“I think it’s a civil war,” Zach Scherer told me.
we sit on his back trump cardWhen he made his prediction earlier this week, the brand’s pickup truck.
“I think if we lose, that’s the only thing that will bring America back together after this election.”
civil war? When I moved to the US a year ago, I remember people raising this fear. I remember thinking they were crazy. How could anyone believe that “the greatest democracy in the world”, as it is sometimes affectionately described, is headed for civil war?
Over the years, I have reported many failed or failed states. It seems absurd to suggest that the United States of America might be one of them.
Well, a year later, my perspective has changed, and I’m deeply concerned about that.
Armies and fronts are not formed in the traditional sense. But don’t get me wrong, there are troops and there are fronts. The fault lines are surprisingly deep. It would be a mistake to think that the United States can go its own way in a muddled way at this turning point in its history.
Recent opinion polls show that more and more Americans think political violence is acceptable.Just last week, the third senior U.S. politician, the husband of House Speaker Nancy Pelosi, attacked in their home. Police say she was the target.
The attack came on the same day that authorities warned of a sharp increase in threats of violence against politicians across the country.
The country is deeply divided, and there’s a reason for the uproar — about a third of voting-age people in the country believe the 2020 election has been stolen. They believe Donald Trump won.
Doubts about the structure of American society
If you’ve been thinking for the past two years that this is a fringe view peddled by the former president; a hoax that can now be dismissed as background noise, think again.
Doubt has been sown into the fabric of American society. People are being deceived. They are refuting the institutions on which American democracy is built. They were told not to trust their electoral process.
Back in the pickup, Mr. Scheler’s friend Cory Chuck was pissed. The two young Trump protégés are convinced the election was stolen by Joe Biden and the “awakened radical left.”
“Everything. Everything is at risk. America is at risk. If we lose it, our country will go to hell…” Mr Check said.
Loyalists still believe Trump won
Horrified by their grim predictions, I sought out another generation of Republicans, hoping for a more measured and nuanced view.
Local activist Cindy Hildebrand invited me to meet six friends and activists at the local Republican headquarters.
My first question – how many people think Trump is the legitimate winner in 2020? Their hands were raised.
“Definitely won,” said retired U.S. Marine Paul Garcia.
He was interrupted by another person on the panel, Cheryl Guenther: “…this is not just an election day prank. It is everything that led to that. Suppressing the news, suppressing everything that happens, bringing Here comes the media. The media is just the Democratic arm that helps suppress all this information.”
To be clear, there is simply no evidence of fraud in the 2020 election. Audits, recounts and court cases in states across the country have concluded that nothing happened that would change the outcome of the election. Mr Biden won by a big margin.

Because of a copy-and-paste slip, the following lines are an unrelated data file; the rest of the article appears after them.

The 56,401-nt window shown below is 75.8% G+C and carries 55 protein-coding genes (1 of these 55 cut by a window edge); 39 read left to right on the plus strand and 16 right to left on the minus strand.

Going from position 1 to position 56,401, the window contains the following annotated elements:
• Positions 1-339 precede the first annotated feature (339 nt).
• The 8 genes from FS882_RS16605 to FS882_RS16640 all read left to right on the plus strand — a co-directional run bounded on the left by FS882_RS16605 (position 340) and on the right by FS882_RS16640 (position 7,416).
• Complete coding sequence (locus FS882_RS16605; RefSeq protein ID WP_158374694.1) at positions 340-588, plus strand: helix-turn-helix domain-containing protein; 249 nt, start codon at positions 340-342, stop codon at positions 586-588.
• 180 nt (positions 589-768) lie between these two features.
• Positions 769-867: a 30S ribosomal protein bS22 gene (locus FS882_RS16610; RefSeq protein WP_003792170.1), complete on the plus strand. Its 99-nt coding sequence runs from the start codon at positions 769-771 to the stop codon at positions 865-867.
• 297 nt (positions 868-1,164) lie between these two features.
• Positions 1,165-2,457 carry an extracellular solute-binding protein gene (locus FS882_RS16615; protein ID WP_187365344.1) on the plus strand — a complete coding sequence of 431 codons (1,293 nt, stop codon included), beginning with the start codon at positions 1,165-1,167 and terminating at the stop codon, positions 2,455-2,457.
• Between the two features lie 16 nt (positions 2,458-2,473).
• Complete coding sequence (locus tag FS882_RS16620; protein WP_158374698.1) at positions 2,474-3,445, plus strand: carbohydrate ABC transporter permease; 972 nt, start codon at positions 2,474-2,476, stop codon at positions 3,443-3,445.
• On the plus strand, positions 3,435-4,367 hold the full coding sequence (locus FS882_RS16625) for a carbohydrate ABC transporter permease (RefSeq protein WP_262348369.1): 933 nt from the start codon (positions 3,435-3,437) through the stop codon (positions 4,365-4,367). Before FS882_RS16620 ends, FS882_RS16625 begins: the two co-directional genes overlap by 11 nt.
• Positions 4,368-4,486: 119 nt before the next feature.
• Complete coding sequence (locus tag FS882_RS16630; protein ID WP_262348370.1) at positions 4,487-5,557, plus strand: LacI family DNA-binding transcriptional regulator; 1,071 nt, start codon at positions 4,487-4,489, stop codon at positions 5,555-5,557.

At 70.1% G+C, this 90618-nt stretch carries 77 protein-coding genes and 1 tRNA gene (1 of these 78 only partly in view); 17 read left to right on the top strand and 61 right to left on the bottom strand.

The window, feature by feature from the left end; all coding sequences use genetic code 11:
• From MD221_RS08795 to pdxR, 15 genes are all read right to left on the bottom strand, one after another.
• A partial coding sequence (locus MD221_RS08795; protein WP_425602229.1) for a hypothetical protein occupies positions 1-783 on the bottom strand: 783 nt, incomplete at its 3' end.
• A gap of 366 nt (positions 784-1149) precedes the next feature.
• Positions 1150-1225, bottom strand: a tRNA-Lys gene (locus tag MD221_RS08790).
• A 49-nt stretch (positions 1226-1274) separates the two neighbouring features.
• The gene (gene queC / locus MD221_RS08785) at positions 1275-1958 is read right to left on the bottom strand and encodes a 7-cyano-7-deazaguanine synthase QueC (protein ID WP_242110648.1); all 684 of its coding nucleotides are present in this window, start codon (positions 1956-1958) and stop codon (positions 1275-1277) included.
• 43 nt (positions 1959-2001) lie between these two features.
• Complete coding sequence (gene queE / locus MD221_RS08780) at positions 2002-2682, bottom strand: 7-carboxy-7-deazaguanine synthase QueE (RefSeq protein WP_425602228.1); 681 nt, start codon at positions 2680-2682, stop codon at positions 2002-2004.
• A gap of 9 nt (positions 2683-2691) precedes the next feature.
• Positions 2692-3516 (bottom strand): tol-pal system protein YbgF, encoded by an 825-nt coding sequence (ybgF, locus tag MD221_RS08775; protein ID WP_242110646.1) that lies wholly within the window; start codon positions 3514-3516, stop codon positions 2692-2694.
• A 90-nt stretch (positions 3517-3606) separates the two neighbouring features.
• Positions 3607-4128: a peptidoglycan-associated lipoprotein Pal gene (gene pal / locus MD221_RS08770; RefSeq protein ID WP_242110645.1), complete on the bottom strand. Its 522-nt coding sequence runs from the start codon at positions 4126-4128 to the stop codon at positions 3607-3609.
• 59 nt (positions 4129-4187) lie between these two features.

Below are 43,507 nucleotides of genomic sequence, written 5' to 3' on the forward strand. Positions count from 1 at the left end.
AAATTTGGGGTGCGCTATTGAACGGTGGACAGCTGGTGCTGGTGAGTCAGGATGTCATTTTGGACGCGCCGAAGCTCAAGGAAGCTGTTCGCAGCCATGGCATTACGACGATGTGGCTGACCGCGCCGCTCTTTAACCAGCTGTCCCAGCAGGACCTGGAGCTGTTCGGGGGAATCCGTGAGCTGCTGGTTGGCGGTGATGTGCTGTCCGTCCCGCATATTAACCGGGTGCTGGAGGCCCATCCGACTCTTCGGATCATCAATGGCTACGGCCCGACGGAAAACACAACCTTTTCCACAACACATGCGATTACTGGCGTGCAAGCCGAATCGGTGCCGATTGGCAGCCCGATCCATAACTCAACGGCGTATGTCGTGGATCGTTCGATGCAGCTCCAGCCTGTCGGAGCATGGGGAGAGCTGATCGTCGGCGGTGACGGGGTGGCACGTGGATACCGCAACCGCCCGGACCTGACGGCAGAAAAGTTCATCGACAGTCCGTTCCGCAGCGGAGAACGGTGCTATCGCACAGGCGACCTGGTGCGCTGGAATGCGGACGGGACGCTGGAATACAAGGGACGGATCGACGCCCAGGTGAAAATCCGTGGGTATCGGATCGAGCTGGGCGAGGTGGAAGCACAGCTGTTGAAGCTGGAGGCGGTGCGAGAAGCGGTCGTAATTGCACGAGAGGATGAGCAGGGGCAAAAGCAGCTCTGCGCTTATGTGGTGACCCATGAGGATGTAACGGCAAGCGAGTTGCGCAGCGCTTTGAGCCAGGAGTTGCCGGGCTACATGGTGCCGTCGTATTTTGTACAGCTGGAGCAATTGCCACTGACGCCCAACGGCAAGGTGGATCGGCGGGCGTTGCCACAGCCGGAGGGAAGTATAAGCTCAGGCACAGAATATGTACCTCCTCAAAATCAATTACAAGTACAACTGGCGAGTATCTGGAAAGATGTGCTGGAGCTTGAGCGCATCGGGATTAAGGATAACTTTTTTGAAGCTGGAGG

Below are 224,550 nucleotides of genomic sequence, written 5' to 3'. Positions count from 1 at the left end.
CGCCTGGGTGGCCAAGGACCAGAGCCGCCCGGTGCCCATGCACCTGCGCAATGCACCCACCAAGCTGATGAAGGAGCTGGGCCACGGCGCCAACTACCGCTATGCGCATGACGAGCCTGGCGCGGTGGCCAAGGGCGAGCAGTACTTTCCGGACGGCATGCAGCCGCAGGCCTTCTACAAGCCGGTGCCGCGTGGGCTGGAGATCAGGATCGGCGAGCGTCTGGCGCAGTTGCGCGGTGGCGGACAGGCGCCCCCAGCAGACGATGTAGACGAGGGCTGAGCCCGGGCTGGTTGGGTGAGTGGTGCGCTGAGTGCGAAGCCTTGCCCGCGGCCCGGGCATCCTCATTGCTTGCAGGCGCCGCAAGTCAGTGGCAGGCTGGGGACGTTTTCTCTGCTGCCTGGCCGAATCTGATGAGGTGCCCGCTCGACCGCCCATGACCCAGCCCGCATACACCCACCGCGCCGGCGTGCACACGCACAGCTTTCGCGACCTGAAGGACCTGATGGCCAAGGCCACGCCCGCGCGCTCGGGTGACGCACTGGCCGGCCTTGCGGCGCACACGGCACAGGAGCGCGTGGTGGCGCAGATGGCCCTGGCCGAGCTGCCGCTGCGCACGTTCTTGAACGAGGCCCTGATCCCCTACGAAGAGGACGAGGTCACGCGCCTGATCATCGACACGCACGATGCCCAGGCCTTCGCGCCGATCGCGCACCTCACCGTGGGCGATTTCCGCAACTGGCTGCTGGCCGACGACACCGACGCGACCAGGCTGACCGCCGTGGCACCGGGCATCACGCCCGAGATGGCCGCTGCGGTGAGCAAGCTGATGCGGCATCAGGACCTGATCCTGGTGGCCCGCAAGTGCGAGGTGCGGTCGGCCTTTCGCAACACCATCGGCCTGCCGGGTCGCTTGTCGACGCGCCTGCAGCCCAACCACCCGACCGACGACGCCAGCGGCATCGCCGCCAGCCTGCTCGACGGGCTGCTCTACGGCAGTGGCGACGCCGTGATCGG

Even Trump’s closest aides and his own family say he lost. However, he persevered and his loyalists believed in him.
Conspiracy theories spread faster than facts
Our conversation turned to political issues. They have perfectly legitimate conservative views on abortion, crime, drugs, guns, the economy. Broadly speaking — abortion is wrong, crime and drugs are out of control, gun control is unconstitutional, and a struggling economy is Biden’s fault.
But that’s the problem. They believe they have failed to succeed on these political issues not because the majority disagrees with them, but because the minority stole the last election from them.
American society is isolated in an echo chamber. They consume extremely partisan cable news, they believe social media bullshit, and they ignore factual reports. Conspiracy theories spread faster than facts.
Threat to democracy ‘low profile’
Not far away, at a rally for the local Democratic candidates, I spoke with a young Democratic voter who was about the same age as Mr. Scherer and Mr. Check, but had very different views.
I ask if this idea of a threat to democracy is overblown.
“I think it’s probably underestimated. I think there’s a real threat to democracy in this country, and it really freaks me out,” Ryan told me.
“I don’t want to end up like what we’ve seen in Europe in the past. If we don’t learn from history, we’re doomed to repeat it, and we need to hold on to our democracy to keep going, or we’ll just be shaken. I’m worried.”
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If the U.S. goes to the polls for this medium term Bearing the direction of the country, anger and division cannot be overemphasized.
Looking back on all the conversations I’ve had, it’s shocking and confusing.
So many things happened; so many problems, the other side absolutely distrusted. There was anger and betrayal, but I also felt fear. There’s a real sense that Americans on all sides don’t know what’s going to happen next or how they’re going to react.